The German trust set up to oversee Opel said on Monday it saw no reason to re-open the sale of the carmaker despite EU concerns that Berlin's promises of state aid had skewed the bidding process.
Seeking to deflate a row over 4.5 billion euros ($6.72 billion) in state aid that Germany promised to Opel should Canadian auto parts firm Magna get the nod, the Opel Trust said business logic and not political factors had dictated the choice of a buyer.
We expect that the process will not need to be restarted, a Trust spokesman said. It is now the federal government's task to clear up misunderstandings with the EU.
European Competition Commissioner Neelie Kroes wrote to Berlin last week expressing concern that its promises of aid had slanted the bidding process in favor of Magna.
She said former Opel parent General Motors and the Trust should get assurances from Germany that no strings were attached to the Opel sale and be allowed to reconsider their choice of Magna and its Russian partner Sberbank .
Germany has now written to GM and the Opel Trust, giving them the assurance we asked for, Commission spokesman Jonathan Todd had said earlier in Brussels.
Germany's Economy Ministry said it had forwarded Kroes' letter to GM and to the Trust, which took a controlling stake in Opel to keep the European carmaker from being swept into GM's brief dip into bankruptcy.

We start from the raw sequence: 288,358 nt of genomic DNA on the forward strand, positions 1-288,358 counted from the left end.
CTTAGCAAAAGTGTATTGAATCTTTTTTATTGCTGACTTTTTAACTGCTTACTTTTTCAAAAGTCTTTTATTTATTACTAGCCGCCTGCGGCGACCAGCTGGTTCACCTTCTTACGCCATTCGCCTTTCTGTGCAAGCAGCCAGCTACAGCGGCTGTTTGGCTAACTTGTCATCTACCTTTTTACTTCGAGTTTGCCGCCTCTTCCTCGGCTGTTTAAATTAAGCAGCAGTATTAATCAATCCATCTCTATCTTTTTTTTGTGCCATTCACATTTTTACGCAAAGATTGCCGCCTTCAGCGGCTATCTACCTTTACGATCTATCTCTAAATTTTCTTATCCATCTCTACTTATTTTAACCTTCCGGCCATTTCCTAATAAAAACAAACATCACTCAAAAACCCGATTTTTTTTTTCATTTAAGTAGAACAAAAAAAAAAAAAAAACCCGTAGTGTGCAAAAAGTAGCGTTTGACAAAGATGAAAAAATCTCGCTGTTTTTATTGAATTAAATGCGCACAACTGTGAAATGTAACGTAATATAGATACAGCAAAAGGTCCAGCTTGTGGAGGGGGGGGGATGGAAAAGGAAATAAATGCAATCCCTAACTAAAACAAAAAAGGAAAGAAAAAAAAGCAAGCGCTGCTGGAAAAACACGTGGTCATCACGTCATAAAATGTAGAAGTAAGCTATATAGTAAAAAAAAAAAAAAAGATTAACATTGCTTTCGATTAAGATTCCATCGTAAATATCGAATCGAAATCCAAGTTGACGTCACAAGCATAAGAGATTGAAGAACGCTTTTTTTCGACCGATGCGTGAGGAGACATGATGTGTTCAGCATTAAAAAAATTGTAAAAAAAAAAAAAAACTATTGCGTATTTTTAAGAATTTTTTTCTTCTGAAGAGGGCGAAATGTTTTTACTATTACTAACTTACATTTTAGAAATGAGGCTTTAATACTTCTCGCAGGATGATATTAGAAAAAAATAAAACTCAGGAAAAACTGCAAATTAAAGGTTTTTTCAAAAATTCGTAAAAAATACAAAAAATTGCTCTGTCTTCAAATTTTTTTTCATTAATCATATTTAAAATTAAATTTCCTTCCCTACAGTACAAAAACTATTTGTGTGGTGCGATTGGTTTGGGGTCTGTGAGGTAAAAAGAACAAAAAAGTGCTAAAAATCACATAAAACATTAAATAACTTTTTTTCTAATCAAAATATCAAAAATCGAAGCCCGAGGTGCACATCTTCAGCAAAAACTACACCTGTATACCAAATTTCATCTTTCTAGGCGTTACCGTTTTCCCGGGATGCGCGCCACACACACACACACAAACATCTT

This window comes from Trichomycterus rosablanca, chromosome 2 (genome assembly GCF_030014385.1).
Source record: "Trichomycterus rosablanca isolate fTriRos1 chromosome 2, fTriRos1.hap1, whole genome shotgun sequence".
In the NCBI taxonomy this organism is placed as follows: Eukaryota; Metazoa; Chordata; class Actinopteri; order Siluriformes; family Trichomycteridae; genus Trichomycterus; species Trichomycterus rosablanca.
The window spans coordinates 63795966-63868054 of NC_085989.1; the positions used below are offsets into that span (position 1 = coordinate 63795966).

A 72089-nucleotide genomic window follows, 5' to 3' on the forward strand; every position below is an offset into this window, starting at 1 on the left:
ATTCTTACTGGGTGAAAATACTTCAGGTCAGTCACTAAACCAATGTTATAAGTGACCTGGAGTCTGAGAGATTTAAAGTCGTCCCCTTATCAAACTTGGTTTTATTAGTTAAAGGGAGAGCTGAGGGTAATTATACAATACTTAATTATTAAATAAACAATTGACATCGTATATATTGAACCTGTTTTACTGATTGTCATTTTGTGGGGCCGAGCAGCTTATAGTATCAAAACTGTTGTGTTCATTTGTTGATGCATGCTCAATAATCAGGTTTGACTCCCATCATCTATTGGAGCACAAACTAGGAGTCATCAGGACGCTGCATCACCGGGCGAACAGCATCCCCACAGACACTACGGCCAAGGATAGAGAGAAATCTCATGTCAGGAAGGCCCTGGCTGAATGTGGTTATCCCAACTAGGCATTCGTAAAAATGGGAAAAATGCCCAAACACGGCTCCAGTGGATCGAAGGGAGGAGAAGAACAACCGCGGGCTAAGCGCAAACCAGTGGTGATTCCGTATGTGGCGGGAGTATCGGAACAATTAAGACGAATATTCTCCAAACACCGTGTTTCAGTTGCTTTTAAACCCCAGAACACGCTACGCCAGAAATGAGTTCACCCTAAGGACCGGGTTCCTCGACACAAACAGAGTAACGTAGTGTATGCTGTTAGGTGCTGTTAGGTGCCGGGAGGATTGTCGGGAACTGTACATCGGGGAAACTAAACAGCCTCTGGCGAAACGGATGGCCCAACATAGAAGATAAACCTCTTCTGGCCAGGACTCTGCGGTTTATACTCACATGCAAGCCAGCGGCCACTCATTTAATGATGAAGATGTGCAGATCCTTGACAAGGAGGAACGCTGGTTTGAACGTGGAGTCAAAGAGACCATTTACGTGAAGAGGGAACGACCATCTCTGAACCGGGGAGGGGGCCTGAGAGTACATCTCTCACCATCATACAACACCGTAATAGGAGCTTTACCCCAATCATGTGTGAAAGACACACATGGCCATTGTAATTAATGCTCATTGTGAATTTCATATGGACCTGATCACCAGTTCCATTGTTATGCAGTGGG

We do not expect this to lead to fundamental problems, a ministry spokesman said, adding that only GM could say whether it still wanted to go ahead with the sale to Magna.
GM Europe declined comment.
The back-and-forth between Berlin and Brussels has delayed a formal signing of the Opel sale contract, leaving its 50,000 staff on tenterhooks.
The Opel Trust approved a sale to Magna but only when a government-appointed trustee with reservations about the deal abstained.
The trustee Dirk Pfeil, a member of the pro-business Free Democrats, renewed his objections on Monday, telling Reuters he would still rather see Opel stay with GM.
If GM reorganized Opel with German government help that would be the best solution for everyone involved, he said. That would also be the cheapest option for German taxpayers.
Brussels-listed holding company RHJ International , which had bid for Opel, said it was no longer interested in the carmaker, having agreed to buy UK wealth management unit Kleinwort Benson from Commerzbank last week.
We have moved on. Financial services is now our priority, a spokesman said.
Italian carmaker Fiat and China's Beijing Automotive Industry Holding Corp (BAIC), which had also been interested in Opel, declined to comment.
The office of British Industry Secretary Peter Mandelson said going ahead with the sale of Opel to Magna was contingent on satisfying Brussels.
We have advised the German government and Magna from the outset that the Commission would have to give clearance and that is why there had to be no real or apparent shortcomings in the process, a spokesperson said. There is no alternative to following the rules. We hope this will not be delayed.
(Additional reporting by Philip Blenkinsop in Brussels, Rene Wagner in Berlin and Fang Yan in Shanghai; Writing by Michael Shields and Noah Barkin; Editing by Jason Neely)